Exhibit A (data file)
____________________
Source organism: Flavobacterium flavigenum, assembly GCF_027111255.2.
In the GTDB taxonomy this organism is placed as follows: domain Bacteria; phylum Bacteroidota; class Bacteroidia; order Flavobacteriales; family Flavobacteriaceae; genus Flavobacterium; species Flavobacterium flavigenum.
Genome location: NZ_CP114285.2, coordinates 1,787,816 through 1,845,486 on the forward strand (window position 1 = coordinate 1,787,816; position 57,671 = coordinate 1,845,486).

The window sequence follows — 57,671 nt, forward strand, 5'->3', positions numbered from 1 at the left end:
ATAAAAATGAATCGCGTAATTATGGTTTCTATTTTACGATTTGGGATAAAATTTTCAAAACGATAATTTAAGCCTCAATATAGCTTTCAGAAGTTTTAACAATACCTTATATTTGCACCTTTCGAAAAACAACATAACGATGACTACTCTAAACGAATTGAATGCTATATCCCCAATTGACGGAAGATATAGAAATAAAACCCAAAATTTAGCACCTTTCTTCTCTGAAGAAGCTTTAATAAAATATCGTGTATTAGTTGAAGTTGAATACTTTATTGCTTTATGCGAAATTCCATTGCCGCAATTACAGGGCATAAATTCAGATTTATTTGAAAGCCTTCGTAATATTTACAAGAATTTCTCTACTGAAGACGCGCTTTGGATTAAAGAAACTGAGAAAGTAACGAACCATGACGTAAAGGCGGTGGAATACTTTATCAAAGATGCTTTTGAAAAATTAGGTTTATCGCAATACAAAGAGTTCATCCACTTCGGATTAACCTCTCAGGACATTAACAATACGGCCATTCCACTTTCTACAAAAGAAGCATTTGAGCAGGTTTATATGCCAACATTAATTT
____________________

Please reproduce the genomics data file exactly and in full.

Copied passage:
Source organism: Flavobacterium flavigenum, assembly GCF_027111255.2.
In the GTDB taxonomy this organism is placed as follows: domain Bacteria; phylum Bacteroidota; class Bacteroidia; order Flavobacteriales; family Flavobacteriaceae; genus Flavobacterium; species Flavobacterium flavigenum.
Genome location: NZ_CP114285.2, coordinates 1,787,816 through 1,845,486 on the forward strand (window position 1 = coordinate 1,787,816; position 57,671 = coordinate 1,845,486).

The window sequence follows — 57,671 nt, forward strand, 5'->3', positions numbered from 1 at the left end:
ATAAAAATGAATCGCGTAATTATGGTTTCTATTTTACGATTTGGGATAAAATTTTCAAAACGATAATTTAAGCCTCAATATAGCTTTCAGAAGTTTTAACAATACCTTATATTTGCACCTTTCGAAAAACAACATAACGATGACTACTCTAAACGAATTGAATGCTATATCCCCAATTGACGGAAGATATAGAAATAAAACCCAAAATTTAGCACCTTTCTTCTCTGAAGAAGCTTTAATAAAATATCGTGTATTAGTTGAAGTTGAATACTTTATTGCTTTATGCGAAATTCCATTGCCGCAATTACAGGGCATAAATTCAGATTTATTTGAAAGCCTTCGTAATATTTACAAGAATTTCTCTACTGAAGACGCGCTTTGGATTAAAGAAACTGAGAAAGTAACGAACCATGACGTAAAGGCGGTGGAATACTTTATCAAAGATGCTTTTGAAAAATTAGGTTTATCGCAATACAAAGAGTTCATCCACTTCGGATTAACCTCTCAGGACATTAACAATACGGCCATTCCACTTTCTACAAAAGAAGCATTTGAGCAGGTTTATATGCCAACATTAATTT